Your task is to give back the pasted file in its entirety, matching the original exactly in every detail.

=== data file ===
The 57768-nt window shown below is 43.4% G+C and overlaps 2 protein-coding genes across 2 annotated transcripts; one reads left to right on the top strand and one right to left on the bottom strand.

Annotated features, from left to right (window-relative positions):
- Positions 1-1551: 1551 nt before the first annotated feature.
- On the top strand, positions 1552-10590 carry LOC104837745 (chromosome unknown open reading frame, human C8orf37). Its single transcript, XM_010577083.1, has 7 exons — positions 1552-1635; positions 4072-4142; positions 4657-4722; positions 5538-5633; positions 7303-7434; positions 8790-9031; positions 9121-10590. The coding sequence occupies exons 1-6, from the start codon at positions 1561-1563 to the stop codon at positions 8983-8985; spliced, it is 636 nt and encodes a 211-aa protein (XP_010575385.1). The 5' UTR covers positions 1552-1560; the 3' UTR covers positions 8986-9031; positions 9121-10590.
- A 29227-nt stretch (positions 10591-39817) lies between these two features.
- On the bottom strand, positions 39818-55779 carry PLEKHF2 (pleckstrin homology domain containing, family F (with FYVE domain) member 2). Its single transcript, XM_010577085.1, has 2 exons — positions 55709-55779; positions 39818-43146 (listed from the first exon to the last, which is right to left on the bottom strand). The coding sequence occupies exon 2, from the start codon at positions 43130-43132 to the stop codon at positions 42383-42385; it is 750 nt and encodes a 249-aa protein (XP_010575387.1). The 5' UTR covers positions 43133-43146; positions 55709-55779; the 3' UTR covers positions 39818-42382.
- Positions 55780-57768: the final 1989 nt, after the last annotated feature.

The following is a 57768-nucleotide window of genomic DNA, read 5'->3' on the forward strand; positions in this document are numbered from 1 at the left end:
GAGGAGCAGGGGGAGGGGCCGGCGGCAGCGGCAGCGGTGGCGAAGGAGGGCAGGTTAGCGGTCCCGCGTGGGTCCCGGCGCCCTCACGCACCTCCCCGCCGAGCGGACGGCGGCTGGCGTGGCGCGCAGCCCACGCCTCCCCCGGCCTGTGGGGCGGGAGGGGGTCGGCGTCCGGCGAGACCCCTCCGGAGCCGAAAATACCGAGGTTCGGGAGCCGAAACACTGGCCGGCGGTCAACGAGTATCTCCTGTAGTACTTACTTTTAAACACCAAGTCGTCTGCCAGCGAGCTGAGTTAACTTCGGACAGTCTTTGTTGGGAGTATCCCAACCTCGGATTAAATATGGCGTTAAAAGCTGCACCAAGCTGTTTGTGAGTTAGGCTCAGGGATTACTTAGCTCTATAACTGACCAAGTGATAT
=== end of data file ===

The 57768-nt window shown below is 43.4% G+C and overlaps 2 protein-coding genes across 2 annotated transcripts; one reads left to right on the top strand and one right to left on the bottom strand.

Annotated features, from left to right (window-relative positions):
- Positions 1-1551: 1551 nt before the first annotated feature.
- On the top strand, positions 1552-10590 carry LOC104837745 (chromosome unknown open reading frame, human C8orf37). Its single transcript, XM_010577083.1, has 7 exons — positions 1552-1635; positions 4072-4142; positions 4657-4722; positions 5538-5633; positions 7303-7434; positions 8790-9031; positions 9121-10590. The coding sequence occupies exons 1-6, from the start codon at positions 1561-1563 to the stop codon at positions 8983-8985; spliced, it is 636 nt and encodes a 211-aa protein (XP_010575385.1). The 5' UTR covers positions 1552-1560; the 3' UTR covers positions 8986-9031; positions 9121-10590.
- A 29227-nt stretch (positions 10591-39817) lies between these two features.
- On the bottom strand, positions 39818-55779 carry PLEKHF2 (pleckstrin homology domain containing, family F (with FYVE domain) member 2). Its single transcript, XM_010577085.1, has 2 exons — positions 55709-55779; positions 39818-43146 (listed from the first exon to the last, which is right to left on the bottom strand). The coding sequence occupies exon 2, from the start codon at positions 43130-43132 to the stop codon at positions 42383-42385; it is 750 nt and encodes a 249-aa protein (XP_010575387.1). The 5' UTR covers positions 43133-43146; positions 55709-55779; the 3' UTR covers positions 39818-42382.
- Positions 55780-57768: the final 1989 nt, after the last annotated feature.

The following is a 57768-nucleotide window of genomic DNA, read 5'->3' on the forward strand; positions in this document are numbered from 1 at the left end:
GAGGAGCAGGGGGAGGGGCCGGCGGCAGCGGCAGCGGTGGCGAAGGAGGGCAGGTTAGCGGTCCCGCGTGGGTCCCGGCGCCCTCACGCACCTCCCCGCCGAGCGGACGGCGGCTGGCGTGGCGCGCAGCCCACGCCTCCCCCGGCCTGTGGGGCGGGAGGGGGTCGGCGTCCGGCGAGACCCCTCCGGAGCCGAAAATACCGAGGTTCGGGAGCCGAAACACTGGCCGGCGGTCAACGAGTATCTCCTGTAGTACTTACTTTTAAACACCAAGTCGTCTGCCAGCGAGCTGAGTTAACTTCGGACAGTCTTTGTTGGGAGTATCCCAACCTCGGATTAAATATGGCGTTAAAAGCTGCACCAAGCTGTTTGTGAGTTAGGCTCAGGGATTACTTAGCTCTATAACTGACCAAGTGATAT